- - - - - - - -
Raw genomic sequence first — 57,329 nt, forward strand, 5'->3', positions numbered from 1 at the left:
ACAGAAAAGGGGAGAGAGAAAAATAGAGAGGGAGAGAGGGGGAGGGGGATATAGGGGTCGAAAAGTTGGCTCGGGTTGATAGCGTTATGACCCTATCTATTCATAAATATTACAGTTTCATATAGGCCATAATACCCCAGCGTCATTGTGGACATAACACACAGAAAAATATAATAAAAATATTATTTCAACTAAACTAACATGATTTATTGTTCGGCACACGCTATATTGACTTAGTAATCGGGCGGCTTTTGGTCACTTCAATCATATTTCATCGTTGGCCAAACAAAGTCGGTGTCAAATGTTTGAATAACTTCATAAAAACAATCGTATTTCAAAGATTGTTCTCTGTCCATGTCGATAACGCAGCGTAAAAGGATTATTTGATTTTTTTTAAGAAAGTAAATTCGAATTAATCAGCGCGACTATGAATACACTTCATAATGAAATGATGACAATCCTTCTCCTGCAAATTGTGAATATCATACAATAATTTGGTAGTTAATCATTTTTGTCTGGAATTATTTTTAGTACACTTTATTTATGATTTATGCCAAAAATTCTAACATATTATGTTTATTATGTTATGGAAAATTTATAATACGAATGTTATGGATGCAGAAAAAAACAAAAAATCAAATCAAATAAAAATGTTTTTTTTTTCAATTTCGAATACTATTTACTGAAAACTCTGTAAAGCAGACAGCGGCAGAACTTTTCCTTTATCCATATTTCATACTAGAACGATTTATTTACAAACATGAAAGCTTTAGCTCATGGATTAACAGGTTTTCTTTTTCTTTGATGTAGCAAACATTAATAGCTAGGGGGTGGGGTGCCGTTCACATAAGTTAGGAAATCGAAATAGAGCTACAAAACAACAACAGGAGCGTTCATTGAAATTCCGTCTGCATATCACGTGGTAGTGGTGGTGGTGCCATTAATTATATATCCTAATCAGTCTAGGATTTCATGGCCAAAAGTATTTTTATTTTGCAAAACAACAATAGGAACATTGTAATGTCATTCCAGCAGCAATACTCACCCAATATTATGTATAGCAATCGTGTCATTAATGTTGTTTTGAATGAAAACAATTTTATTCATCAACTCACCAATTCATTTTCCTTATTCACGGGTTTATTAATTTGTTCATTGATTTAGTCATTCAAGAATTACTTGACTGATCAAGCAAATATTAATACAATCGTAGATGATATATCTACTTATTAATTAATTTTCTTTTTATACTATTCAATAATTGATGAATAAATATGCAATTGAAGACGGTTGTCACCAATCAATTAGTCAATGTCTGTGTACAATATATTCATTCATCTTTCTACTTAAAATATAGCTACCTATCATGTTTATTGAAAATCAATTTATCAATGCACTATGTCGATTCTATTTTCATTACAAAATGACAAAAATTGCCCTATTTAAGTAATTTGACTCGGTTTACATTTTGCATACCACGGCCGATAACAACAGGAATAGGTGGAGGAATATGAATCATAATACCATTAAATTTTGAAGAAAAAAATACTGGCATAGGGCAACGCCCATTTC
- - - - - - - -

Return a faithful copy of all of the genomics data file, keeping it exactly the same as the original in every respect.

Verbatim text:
Raw genomic sequence first — 57,329 nt, forward strand, 5'->3', positions numbered from 1 at the left:
ACAGAAAAGGGGAGAGAGAAAAATAGAGAGGGAGAGAGGGGGAGGGGGATATAGGGGTCGAAAAGTTGGCTCGGGTTGATAGCGTTATGACCCTATCTATTCATAAATATTACAGTTTCATATAGGCCATAATACCCCAGCGTCATTGTGGACATAACACACAGAAAAATATAATAAAAATATTATTTCAACTAAACTAACATGATTTATTGTTCGGCACACGCTATATTGACTTAGTAATCGGGCGGCTTTTGGTCACTTCAATCATATTTCATCGTTGGCCAAACAAAGTCGGTGTCAAATGTTTGAATAACTTCATAAAAACAATCGTATTTCAAAGATTGTTCTCTGTCCATGTCGATAACGCAGCGTAAAAGGATTATTTGATTTTTTTTAAGAAAGTAAATTCGAATTAATCAGCGCGACTATGAATACACTTCATAATGAAATGATGACAATCCTTCTCCTGCAAATTGTGAATATCATACAATAATTTGGTAGTTAATCATTTTTGTCTGGAATTATTTTTAGTACACTTTATTTATGATTTATGCCAAAAATTCTAACATATTATGTTTATTATGTTATGGAAAATTTATAATACGAATGTTATGGATGCAGAAAAAAACAAAAAATCAAATCAAATAAAAATGTTTTTTTTTTCAATTTCGAATACTATTTACTGAAAACTCTGTAAAGCAGACAGCGGCAGAACTTTTCCTTTATCCATATTTCATACTAGAACGATTTATTTACAAACATGAAAGCTTTAGCTCATGGATTAACAGGTTTTCTTTTTCTTTGATGTAGCAAACATTAATAGCTAGGGGGTGGGGTGCCGTTCACATAAGTTAGGAAATCGAAATAGAGCTACAAAACAACAACAGGAGCGTTCATTGAAATTCCGTCTGCATATCACGTGGTAGTGGTGGTGGTGCCATTAATTATATATCCTAATCAGTCTAGGATTTCATGGCCAAAAGTATTTTTATTTTGCAAAACAACAATAGGAACATTGTAATGTCATTCCAGCAGCAATACTCACCCAATATTATGTATAGCAATCGTGTCATTAATGTTGTTTTGAATGAAAACAATTTTATTCATCAACTCACCAATTCATTTTCCTTATTCACGGGTTTATTAATTTGTTCATTGATTTAGTCATTCAAGAATTACTTGACTGATCAAGCAAATATTAATACAATCGTAGATGATATATCTACTTATTAATTAATTTTCTTTTTATACTATTCAATAATTGATGAATAAATATGCAATTGAAGACGGTTGTCACCAATCAATTAGTCAATGTCTGTGTACAATATATTCATTCATCTTTCTACTTAAAATATAGCTACCTATCATGTTTATTGAAAATCAATTTATCAATGCACTATGTCGATTCTATTTTCATTACAAAATGACAAAAATTGCCCTATTTAAGTAATTTGACTCGGTTTACATTTTGCATACCACGGCCGATAACAACAGGAATAGGTGGAGGAATATGAATCATAATACCATTAAATTTTGAAGAAAAAAATACTGGCATAGGGCAACGCCCATTTC